Now, without sugarcoating my experience, I somehow got mixed reactions from people who saw it. However, most of them liked it though. Additionally, personal experiences of any sort are highly subjective but I do feel that the bezel is very slippery which is the only negative experience I have had of the watch. Some would also argue that in terms of vintage diver’s watches, Ulysse Nardin is probably not the first brand we could think of and I concur.
In my daily usage, I noticed that the rotor of the movement is very noisy for a watch in this price class. However, it is good to note that other brands have the same issue as well. Besides, the UN–320 manufacture movement bears true 21st century Ulysse Nardin expertise with a silicon escapement and hairspring so I do not really know what causes this issue. It would be difficult to assume but performance wise, I love this watch and I feel assured by the movement’s precision thanks in part to its immunity against the effects of magnetic fields like when you suddenly venture too close to a giant speaker at a friend’s party.
The people I mentioned who did not like the watch noted its artificial patinated lume on the indices and hands and the closed back plus the meager 100 m of water resistance when the brand is clearly making diver’s watches that go way beyond that level. Well, in my quiet defense, I just thought the patina looks nice and waiting for it to naturally appear in over 50 years time is just silly. Maybe your children would enjoy it so having it now even though it is artificially designed is absolutely cool.
I somehow agree with the close back though, the beautiful movement could have been displayed especially when this watch is not cleared for professional diving. I somehow got consoled by the idea of the original watch but at this price range, I would really enjoy an exhibition caseback. Nonetheless, this is a vintage style watch with a breath of fresh style. It looks cool under a shirt cuff down to the poolside bar. And most importantly, it does not look like an old piece that you basically inherited from your ancestors.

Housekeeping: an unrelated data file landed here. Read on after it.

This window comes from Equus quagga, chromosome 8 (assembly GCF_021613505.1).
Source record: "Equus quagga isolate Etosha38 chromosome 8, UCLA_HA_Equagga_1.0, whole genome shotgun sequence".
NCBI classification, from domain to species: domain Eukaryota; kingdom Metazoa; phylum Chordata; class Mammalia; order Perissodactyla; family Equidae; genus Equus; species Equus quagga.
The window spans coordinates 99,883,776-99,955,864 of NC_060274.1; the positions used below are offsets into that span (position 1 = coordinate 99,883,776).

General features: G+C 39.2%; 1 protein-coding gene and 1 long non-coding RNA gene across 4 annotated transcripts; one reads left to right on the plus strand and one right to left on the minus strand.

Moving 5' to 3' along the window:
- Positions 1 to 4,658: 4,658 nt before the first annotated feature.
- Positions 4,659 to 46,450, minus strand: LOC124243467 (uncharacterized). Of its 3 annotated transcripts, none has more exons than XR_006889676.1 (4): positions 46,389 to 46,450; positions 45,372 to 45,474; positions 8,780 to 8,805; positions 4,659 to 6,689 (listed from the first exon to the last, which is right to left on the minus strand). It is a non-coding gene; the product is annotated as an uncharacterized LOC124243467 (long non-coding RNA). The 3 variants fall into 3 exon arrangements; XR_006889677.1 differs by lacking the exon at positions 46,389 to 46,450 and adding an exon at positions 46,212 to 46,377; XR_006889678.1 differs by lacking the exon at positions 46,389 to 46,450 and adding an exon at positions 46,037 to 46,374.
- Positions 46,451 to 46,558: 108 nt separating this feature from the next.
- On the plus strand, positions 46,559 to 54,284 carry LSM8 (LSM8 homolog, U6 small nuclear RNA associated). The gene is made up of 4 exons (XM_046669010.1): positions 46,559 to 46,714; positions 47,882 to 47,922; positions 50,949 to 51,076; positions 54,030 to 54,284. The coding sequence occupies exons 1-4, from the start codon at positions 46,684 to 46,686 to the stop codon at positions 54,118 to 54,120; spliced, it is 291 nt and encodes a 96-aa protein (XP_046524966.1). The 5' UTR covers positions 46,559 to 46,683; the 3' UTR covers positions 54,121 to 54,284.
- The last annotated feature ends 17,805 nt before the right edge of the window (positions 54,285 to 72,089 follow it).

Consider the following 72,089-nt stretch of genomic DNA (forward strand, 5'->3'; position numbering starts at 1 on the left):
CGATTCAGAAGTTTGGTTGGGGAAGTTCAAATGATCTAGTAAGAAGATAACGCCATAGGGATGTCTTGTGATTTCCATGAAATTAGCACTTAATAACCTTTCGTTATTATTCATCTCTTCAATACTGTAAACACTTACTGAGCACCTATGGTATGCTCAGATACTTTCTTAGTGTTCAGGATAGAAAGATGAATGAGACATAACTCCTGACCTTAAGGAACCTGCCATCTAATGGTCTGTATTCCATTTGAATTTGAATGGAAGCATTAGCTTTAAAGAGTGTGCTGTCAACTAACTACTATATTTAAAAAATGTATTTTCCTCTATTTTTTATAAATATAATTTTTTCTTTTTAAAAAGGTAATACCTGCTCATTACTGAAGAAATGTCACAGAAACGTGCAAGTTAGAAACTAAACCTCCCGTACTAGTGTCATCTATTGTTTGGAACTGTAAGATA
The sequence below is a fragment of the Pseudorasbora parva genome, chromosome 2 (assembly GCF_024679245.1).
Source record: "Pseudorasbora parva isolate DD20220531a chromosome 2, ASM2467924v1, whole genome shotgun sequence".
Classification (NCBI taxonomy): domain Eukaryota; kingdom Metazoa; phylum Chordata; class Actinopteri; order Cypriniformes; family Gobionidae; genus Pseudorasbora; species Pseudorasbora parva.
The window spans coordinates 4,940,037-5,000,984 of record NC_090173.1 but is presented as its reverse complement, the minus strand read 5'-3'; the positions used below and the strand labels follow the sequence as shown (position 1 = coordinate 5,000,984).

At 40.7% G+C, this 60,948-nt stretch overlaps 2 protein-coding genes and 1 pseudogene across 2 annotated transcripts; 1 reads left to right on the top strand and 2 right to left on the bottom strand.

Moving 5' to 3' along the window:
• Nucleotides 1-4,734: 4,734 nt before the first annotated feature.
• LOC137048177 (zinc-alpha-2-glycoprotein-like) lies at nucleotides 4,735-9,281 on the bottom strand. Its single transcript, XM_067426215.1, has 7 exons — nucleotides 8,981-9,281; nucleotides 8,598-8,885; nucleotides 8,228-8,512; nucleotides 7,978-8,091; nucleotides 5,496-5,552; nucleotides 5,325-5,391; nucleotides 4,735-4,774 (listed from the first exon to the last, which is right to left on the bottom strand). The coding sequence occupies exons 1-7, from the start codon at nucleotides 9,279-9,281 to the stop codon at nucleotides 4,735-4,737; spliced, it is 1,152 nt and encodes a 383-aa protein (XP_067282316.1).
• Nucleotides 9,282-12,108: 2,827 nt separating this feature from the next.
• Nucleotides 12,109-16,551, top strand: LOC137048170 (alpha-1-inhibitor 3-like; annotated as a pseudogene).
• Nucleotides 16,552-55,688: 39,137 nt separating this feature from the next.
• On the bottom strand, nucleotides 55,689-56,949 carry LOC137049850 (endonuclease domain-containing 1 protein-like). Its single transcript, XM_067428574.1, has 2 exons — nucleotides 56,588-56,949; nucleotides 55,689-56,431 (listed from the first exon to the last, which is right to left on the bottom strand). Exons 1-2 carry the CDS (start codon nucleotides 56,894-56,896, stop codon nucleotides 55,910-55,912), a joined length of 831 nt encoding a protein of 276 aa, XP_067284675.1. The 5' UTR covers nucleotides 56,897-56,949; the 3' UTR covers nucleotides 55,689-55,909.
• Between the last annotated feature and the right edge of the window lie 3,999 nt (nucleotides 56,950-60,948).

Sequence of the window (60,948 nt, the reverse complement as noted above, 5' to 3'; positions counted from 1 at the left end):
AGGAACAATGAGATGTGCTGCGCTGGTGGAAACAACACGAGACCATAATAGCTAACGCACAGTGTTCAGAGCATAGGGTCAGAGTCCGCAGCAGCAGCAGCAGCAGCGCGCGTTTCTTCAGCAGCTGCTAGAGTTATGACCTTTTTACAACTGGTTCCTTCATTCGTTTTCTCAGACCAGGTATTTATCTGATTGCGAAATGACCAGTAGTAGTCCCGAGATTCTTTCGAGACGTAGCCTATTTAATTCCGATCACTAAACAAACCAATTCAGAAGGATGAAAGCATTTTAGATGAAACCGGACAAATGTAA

As for the strap, I would have wanted a deployant clasp with a security lock since this is a diver or a tool watch. The pin buckle on the strap feels cheap in my opinion but it remains true to the original release.
Overall, I love this watch. It feels good on my wrist and it is a practical diver watch. It might be capable of 100 m only but think long and hard, how often do you dive that deep? In this price segment though, buyers are somewhat spoiled with choices, each brand has a worthy contender so it all boils down to fanfare. The strength of the Ulysse Nardin Diver Le Locle lies on its heritage as most vintage re-issues from other brands. The classics are die hard and fortunately for us, Ulysse Nardin realizes this. More so, the brand gives us that patinated look maximizing the elegant nature of the watch.
While some argue that this watch will struggle on the market, true enough the competition is harsh but it will still sell like hotcakes. It is a solid watch and the sailcloth strap also adds peace of mind in terms of durability, but you can always change to a leather strap with a deployant buckle. Every time I removed the watch from my wrist, I kind of adore the artwork at the close back. It is a depiction of a diver with a harpoon in hand and bubbles emanating from a set of oxygen tanks. The six screws that hold the caseback in position also adds assurance of its water tightness.
Finally, the Ulysse Nardin Diver Le Locle diver’s watch gives proper ratio against its price in terms of its vintage design and its powerhouse. Unlike other brands who ramble on forever about their heritage and how one model changed everything forever, Ulysse Nardin’s watches have actually been out there and done great innovative stuff. There is a marine chronometer, a clock designed to be super accurate when at sea that allows the crew to accurately navigate before compasses and GPS were even available, this is the kind of heritage we are talking about. The watch is clearly a modern day sports watch with a subtle hint of its respected past, need I say more?For more info, visit Ulysse Nardin online.